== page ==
On Friday, Vice President Kamala Harris made her first official visit to the border as VP with Texas Congresswoman Veronica Escobar (D-El Paso), Chairman of the Senate Judiciary Committee Dick Durbin, and Secretary of the Department of Homeland Security Alejandro Mayorkas. President Joe Biden appointed Harris as the person to “lead the efforts” on immigration in March.
Earlier this month, Harris visited Guatemala and Mexico, and said visiting the Texas-Mexico border next was always the plan.
“Being in Mexico and being in Guatemala was about addressing the causes and then coming to the border… is about looking at the effects of what we have seen happening in Central America,” Harris said.
Mayorkas said he recommended visiting El Paso to Harris because it is the “busiest sector” along the border, and has been working hard to improve operations.
“In March, this sector experienced overcrowded unaccompanied children staying at the border patrol station for more than an average of 120 hours,” Mayorkas said. “We saw too many children in a border patrol facility not designed for them for too long.”
According to Mayorkas, unaccompanied children now spend an average of 30 hours in the facility.
Harris also said the administration chose to visit El Paso because it is the “launch” site of the children separation policy which was heavily enforced by the Trump administration in 2018.
On her visit, Harris first stopped at the El Paso Central Processing center and spoke with agents about the operations of the facility. While Harris looked over the computer system, another agent asked Harris for funding to improve technology in the facilities.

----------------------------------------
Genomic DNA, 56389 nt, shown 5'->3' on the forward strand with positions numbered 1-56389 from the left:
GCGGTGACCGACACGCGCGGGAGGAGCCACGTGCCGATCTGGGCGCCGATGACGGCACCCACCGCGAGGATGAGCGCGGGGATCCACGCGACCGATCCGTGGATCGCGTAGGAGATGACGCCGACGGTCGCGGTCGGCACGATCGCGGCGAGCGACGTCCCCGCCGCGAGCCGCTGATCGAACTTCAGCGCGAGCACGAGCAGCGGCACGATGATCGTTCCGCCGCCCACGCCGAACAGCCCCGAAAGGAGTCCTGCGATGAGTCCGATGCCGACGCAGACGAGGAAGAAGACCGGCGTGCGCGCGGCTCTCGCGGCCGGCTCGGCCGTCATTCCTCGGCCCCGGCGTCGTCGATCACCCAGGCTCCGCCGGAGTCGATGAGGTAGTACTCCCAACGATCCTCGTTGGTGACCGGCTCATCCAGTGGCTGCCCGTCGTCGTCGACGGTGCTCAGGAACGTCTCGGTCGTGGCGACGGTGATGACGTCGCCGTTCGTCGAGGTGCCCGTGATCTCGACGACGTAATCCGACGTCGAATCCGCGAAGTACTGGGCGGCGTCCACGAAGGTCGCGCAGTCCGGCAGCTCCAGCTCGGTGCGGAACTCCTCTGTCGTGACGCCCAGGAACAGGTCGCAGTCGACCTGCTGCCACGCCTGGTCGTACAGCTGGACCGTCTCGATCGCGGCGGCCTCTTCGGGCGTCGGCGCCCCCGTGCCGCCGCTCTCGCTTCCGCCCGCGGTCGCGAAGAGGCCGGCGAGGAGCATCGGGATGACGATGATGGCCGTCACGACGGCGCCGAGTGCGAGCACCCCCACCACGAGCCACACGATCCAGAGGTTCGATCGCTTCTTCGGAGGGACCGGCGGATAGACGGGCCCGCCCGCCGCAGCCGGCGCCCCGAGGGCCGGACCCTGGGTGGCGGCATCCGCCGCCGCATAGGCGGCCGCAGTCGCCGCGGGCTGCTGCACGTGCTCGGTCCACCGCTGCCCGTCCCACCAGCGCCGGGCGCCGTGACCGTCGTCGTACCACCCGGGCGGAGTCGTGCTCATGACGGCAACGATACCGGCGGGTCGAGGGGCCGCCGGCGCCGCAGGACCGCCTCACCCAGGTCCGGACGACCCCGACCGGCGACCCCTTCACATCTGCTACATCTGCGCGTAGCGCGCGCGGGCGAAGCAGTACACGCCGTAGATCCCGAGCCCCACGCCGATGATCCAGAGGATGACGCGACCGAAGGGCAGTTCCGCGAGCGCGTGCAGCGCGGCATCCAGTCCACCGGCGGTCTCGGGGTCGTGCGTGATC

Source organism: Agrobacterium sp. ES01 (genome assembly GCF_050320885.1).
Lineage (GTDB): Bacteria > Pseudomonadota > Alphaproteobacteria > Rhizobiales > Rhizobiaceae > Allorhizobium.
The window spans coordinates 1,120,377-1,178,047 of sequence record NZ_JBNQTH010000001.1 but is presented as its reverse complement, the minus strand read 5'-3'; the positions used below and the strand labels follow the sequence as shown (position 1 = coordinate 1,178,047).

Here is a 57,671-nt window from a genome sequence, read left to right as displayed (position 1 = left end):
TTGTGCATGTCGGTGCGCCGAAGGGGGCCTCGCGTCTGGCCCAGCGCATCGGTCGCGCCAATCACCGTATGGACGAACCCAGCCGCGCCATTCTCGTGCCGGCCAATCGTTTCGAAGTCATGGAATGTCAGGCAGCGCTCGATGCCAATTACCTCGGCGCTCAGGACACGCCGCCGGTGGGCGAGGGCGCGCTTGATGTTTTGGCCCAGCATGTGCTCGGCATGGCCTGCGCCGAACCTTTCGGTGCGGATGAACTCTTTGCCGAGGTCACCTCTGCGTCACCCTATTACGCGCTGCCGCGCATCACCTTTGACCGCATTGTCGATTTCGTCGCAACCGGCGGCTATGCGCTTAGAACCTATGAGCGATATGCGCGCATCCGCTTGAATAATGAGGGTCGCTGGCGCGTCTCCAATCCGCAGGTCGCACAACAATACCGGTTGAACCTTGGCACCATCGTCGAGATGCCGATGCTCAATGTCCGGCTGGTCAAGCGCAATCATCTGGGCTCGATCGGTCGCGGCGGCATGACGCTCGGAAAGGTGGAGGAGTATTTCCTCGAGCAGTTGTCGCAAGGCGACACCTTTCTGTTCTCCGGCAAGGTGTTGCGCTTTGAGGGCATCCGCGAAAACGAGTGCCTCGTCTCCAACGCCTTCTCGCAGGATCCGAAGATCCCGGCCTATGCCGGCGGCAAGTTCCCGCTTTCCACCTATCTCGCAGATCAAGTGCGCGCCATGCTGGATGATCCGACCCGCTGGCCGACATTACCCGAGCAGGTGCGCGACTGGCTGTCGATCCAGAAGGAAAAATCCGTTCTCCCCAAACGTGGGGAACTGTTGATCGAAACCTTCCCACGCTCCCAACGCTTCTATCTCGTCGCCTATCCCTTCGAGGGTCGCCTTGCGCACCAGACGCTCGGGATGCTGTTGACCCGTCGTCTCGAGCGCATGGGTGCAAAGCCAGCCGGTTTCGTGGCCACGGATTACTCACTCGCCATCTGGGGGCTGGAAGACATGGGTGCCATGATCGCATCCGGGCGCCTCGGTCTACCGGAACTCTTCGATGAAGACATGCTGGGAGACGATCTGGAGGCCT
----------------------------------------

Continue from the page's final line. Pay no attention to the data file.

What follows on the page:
“We’re trying to get rid of all of this paperwork,” the agent said. “It’s very time consuming.”
After the tour of the processing center, Harris stopped at the Paso del Norte point and met five unaccompanied migrant children who traveled from Central America. According to Harris, the girls were fleeing from harm, without their families, but still full of hope.
Harris then met with local advocacy groups and faith leaders to have a roundtable on the root causes of immigration. Organizations in the round table included the Hope Border Institute, Border Network for Human Rights, Las Americas Immigrant Advocacy Center, Diocesan Migrant and Refugee Service, and Annunciation House Catholic Diocese of El Paso.
Congresswoman Escobar thanked Harris for visiting and said she feels hopeful for the future of immigration reform.
“For the first time in at least four years, we have an administration interested in addressing this significant challenge in a multifaceted way,” Escobar said. “We have to completely re-envision the way we treat migrants at our nation’s front door.”
Harris ended her visit calling on Congress to do the work and pass immigration reform.
“This issue can not be reduced to a political issue, we are talking about children, we are talking about families, we are talking about suffering and our approach has to be thoughtful and effective,” Harris said.
Photo: The White House